What the field trial, and subsequent controlled trials has shown is that helicoverpa partially consume a high proportion of grain, resulting in more losses at harvest and a high defective grain risk. For these reasons, a conservative approach to helicoverpa infestations in winter cereals is suggested.

Whilst direct feeding on grain has been the focus of trial work to date, it is worth considering the potential impact of defoliation on yield. In 2020, CSIRO used the wheat model in APSIM to model the potential impact of defoliation (notionally by armyworm) in wheat. The following is an extract from the report of the investigation.

The general plasticity of wheat plants allows them to tolerate significant levels of defoliation across most growth stages. However, defoliation between floral initiation and flowering can significantly reduce yield. This is a well-recognised susceptible period in a crop’s development (Dreccer et al., 2018; Kirkegaard et al., 2018; Lake et al., 2016) and the whole concept of identifying critical periods for flowering (Flohr et al., 2017; Lilley et al., 2019) is based on the reduction of stress during this time. The sensitivity of this stage is evident when relatively small defoliation events cause a reduction in yield while large events are catastrophic. Generally, vegetative wheat plants can tolerate defoliation even benefitting from it when the defoliation spares resources for later in the season. This is a common outcome when using crops for a dual grain and graze purpose (Bell et al., 2015; Sprague et al., 2014; Tian et al., 2012). However, once the critical period is achieved, significant yield losses will occur.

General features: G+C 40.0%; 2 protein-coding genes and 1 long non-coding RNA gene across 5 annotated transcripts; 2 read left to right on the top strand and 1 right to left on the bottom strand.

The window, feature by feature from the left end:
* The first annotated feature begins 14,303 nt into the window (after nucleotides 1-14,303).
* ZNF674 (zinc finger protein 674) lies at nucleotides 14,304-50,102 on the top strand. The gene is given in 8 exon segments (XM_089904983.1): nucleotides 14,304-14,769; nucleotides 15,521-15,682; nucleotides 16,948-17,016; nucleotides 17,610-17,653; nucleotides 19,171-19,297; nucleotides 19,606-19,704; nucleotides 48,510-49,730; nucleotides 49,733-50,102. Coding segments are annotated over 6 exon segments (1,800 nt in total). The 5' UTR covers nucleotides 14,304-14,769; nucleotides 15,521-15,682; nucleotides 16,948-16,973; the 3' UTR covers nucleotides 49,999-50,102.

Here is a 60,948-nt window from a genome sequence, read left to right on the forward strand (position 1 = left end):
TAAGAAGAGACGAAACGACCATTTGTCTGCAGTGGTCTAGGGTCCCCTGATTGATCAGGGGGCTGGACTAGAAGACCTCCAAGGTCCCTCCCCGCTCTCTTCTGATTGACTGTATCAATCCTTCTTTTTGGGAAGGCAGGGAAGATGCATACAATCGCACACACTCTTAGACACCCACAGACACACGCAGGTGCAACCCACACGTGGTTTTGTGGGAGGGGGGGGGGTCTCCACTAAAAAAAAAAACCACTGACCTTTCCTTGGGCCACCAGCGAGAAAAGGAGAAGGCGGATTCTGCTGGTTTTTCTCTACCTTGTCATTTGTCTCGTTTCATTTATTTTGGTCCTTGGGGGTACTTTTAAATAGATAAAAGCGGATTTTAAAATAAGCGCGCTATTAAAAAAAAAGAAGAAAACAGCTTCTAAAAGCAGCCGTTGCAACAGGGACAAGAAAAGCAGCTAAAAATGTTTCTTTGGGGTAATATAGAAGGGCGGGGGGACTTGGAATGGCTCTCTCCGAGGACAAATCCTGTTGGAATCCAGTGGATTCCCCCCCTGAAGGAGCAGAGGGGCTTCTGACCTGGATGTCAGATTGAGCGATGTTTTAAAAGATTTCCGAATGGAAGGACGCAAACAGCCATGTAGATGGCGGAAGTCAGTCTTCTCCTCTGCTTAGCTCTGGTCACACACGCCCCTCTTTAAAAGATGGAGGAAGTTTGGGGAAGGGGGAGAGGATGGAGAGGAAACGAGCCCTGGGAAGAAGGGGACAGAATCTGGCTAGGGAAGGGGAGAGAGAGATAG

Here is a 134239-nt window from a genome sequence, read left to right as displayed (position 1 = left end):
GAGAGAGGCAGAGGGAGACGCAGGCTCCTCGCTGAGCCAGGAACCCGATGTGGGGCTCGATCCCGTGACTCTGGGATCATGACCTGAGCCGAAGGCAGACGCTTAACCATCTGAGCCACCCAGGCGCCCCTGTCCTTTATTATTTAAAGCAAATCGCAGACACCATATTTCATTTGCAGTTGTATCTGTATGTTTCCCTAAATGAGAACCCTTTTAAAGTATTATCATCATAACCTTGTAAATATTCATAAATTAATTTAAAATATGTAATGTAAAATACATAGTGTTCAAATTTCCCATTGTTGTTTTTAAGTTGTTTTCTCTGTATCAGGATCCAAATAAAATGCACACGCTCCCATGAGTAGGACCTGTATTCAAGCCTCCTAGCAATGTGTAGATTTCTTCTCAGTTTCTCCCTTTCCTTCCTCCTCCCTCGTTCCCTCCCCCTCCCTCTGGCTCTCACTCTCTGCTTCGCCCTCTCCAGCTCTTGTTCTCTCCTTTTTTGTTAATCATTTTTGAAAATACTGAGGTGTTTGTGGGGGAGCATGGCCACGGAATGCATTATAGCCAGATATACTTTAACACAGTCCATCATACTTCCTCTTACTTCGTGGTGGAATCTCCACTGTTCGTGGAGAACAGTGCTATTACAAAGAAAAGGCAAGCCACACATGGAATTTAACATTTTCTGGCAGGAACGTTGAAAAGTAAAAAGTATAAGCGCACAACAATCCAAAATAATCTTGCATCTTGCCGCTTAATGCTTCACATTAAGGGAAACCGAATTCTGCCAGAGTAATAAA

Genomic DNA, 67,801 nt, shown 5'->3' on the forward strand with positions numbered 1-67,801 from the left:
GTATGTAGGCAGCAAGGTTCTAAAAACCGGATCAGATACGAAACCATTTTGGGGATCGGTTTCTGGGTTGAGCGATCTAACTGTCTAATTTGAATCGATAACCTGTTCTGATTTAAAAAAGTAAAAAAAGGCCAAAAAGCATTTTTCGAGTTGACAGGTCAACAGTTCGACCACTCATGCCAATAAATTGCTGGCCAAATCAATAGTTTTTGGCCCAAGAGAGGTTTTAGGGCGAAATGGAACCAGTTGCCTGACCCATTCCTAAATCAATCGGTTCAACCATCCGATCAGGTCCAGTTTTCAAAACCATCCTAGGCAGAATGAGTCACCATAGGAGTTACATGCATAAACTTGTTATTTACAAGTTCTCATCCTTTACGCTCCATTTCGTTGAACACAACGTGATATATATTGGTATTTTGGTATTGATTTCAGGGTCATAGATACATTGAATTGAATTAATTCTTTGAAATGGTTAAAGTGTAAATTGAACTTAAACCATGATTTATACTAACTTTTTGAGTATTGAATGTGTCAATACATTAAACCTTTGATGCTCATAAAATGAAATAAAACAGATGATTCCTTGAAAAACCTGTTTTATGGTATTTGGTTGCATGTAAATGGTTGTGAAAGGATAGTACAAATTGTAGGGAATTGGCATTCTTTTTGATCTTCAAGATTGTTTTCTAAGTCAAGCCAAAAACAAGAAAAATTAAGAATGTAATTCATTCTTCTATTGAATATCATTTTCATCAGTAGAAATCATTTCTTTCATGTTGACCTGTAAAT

Is there a point at which helicoverpa larvae are no longer able to damage grain?